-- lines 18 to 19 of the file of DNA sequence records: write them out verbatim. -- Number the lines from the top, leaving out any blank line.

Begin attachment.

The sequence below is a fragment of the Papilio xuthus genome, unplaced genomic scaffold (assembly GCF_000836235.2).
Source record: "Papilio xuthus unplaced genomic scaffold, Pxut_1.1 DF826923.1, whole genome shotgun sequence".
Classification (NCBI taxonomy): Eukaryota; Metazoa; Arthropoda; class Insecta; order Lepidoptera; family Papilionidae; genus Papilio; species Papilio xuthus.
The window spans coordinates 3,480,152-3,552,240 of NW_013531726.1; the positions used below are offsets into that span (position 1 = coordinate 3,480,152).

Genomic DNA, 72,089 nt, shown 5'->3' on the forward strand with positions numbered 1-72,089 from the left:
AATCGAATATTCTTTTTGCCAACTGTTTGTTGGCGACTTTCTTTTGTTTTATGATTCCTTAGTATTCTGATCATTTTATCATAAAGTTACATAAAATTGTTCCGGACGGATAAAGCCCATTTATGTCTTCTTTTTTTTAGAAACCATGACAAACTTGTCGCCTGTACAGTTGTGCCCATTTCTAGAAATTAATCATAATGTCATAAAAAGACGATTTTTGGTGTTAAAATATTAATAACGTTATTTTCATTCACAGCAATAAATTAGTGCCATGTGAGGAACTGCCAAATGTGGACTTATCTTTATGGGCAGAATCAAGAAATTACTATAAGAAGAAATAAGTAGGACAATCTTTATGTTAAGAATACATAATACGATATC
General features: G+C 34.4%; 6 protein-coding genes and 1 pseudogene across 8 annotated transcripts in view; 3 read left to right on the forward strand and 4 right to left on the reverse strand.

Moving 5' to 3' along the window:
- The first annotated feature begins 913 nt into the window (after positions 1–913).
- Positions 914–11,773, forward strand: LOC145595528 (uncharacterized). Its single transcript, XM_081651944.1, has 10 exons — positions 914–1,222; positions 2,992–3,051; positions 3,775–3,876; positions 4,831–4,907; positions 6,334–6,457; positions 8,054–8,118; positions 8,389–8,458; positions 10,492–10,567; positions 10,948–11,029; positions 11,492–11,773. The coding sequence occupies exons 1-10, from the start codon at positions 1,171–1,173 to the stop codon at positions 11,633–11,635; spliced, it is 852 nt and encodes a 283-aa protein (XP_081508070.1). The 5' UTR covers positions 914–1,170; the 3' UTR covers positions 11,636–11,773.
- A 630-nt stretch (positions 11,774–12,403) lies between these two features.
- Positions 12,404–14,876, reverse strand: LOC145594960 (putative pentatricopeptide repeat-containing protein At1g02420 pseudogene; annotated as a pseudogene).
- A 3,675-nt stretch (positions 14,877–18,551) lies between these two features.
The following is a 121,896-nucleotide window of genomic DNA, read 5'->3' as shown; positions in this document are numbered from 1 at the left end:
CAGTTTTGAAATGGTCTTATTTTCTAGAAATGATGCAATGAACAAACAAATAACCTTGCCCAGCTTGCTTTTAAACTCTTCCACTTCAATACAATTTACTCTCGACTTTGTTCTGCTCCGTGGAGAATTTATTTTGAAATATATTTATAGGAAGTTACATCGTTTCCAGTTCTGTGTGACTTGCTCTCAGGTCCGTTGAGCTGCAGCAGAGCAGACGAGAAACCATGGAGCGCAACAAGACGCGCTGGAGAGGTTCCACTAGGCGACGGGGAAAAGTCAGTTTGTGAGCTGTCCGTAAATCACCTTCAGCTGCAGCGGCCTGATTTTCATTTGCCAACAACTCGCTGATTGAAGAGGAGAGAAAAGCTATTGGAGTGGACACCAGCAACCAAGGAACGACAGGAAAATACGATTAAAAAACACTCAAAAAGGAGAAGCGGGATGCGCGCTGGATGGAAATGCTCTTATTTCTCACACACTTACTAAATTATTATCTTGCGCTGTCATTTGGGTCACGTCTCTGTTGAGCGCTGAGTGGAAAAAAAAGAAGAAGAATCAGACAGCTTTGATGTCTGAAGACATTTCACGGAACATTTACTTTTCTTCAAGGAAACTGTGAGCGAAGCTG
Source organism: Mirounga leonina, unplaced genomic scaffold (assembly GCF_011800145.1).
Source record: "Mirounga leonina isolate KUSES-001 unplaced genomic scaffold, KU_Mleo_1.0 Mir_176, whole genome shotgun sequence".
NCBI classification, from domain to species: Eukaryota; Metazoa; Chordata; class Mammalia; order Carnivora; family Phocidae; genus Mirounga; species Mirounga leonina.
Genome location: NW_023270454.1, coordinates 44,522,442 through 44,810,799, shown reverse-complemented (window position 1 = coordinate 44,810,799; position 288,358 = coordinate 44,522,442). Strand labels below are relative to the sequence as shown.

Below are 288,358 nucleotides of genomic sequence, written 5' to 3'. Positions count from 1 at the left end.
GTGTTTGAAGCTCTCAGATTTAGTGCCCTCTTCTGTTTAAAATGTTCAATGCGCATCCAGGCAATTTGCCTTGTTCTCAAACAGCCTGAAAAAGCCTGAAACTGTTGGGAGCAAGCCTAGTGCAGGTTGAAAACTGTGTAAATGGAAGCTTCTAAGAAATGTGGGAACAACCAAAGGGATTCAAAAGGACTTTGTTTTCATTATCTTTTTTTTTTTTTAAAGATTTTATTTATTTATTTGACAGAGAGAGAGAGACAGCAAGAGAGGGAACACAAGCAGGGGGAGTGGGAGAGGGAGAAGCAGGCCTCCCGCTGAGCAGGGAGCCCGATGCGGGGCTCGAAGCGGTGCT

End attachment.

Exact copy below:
NCBI classification, from domain to species: Eukaryota; Metazoa; Chordata; class Mammalia; order Carnivora; family Phocidae; genus Mirounga; species Mirounga leonina.
Genome location: NW_023270454.1, coordinates 44,522,442 through 44,810,799, shown reverse-complemented (window position 1 = coordinate 44,810,799; position 288,358 = coordinate 44,522,442). Strand labels below are relative to the sequence as shown.